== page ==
The IIO investigators even seized their personal wristwatches and, I might add, the support wristbands for Delta Cst. Jordan Macwilliams they were both wearing. I kid you not. They tried to take their personal cell phones too, but at that point their union representative pushed back.
Now, I ask you, what possible evidentiary value would there be to seizing their complete uniforms, wristwatches, boots and the support wristbands for a brother officer? And from both officers, not just the officer who fired the shots?
I couldn’t think of any possible reason. So I asked a former homicide investigator, a current homicide investigator and a couple of former IIO investigators why might they have seized those things from the two officers. No one could think of a reason.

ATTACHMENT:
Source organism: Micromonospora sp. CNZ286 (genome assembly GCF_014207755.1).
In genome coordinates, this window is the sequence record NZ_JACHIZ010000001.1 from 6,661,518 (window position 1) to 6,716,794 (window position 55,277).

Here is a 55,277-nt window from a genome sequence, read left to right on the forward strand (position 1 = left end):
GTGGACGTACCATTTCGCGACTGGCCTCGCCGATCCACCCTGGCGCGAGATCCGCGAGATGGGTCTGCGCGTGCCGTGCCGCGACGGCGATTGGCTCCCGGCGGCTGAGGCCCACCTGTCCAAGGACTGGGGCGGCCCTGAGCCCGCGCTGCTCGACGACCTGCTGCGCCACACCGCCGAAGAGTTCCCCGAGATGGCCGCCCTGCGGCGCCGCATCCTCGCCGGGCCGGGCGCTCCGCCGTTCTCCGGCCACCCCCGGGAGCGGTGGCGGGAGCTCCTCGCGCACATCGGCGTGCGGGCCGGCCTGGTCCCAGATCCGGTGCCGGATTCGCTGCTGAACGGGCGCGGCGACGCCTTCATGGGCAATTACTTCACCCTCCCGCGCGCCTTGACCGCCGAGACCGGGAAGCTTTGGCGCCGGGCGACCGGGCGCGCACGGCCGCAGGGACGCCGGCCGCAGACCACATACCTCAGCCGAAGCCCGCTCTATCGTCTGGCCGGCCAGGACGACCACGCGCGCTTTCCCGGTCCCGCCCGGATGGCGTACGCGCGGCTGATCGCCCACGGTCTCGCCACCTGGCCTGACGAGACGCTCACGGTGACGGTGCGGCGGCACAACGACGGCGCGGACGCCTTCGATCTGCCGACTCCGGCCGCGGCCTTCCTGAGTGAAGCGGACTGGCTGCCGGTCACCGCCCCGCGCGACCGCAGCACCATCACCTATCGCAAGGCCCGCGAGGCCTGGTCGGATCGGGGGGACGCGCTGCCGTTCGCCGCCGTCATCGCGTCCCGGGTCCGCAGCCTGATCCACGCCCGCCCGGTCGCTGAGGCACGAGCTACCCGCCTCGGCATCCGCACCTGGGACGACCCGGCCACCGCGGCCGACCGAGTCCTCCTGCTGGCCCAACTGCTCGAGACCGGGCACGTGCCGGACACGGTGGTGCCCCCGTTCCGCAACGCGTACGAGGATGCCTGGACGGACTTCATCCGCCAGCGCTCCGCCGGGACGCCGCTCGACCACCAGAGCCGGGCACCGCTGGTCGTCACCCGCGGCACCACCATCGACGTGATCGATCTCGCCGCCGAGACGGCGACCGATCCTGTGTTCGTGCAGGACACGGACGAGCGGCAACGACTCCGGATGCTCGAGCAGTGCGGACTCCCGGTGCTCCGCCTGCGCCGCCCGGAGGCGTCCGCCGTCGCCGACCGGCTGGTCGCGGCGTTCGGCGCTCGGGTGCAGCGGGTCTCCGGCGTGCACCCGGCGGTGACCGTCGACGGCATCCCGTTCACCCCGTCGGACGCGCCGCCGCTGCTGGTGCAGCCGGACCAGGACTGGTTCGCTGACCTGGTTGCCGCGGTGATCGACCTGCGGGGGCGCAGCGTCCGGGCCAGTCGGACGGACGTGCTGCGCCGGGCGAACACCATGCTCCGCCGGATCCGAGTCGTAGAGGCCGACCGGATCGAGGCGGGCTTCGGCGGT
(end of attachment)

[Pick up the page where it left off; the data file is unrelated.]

In point of fact, when the IIO investigators were retrieving items including the weapons, they counted out the bullets in front of the members who had just been involved in the shooting. Then a present Transit officer, there to support his colleagues had to show the IIO investigator how to properly seal the evidence bag.
Seriously. You can’t make this stuff up. Now, if you were a police officer doing your job, how confident would you be with these people conducting the investigation of your actions?
The female officer returned to duty after some counselling to ensure she was okay. She believes she acted appropriately, but now, nearly a year later, she is getting stressed because of how long this has been dragging on.
No one with a stake in this, not the public, the family nor the officer has yet to get answers in this.
Meanwhile, back at the IIO their crack team of investigators are still waiting on ballistics tests. The mind boggles.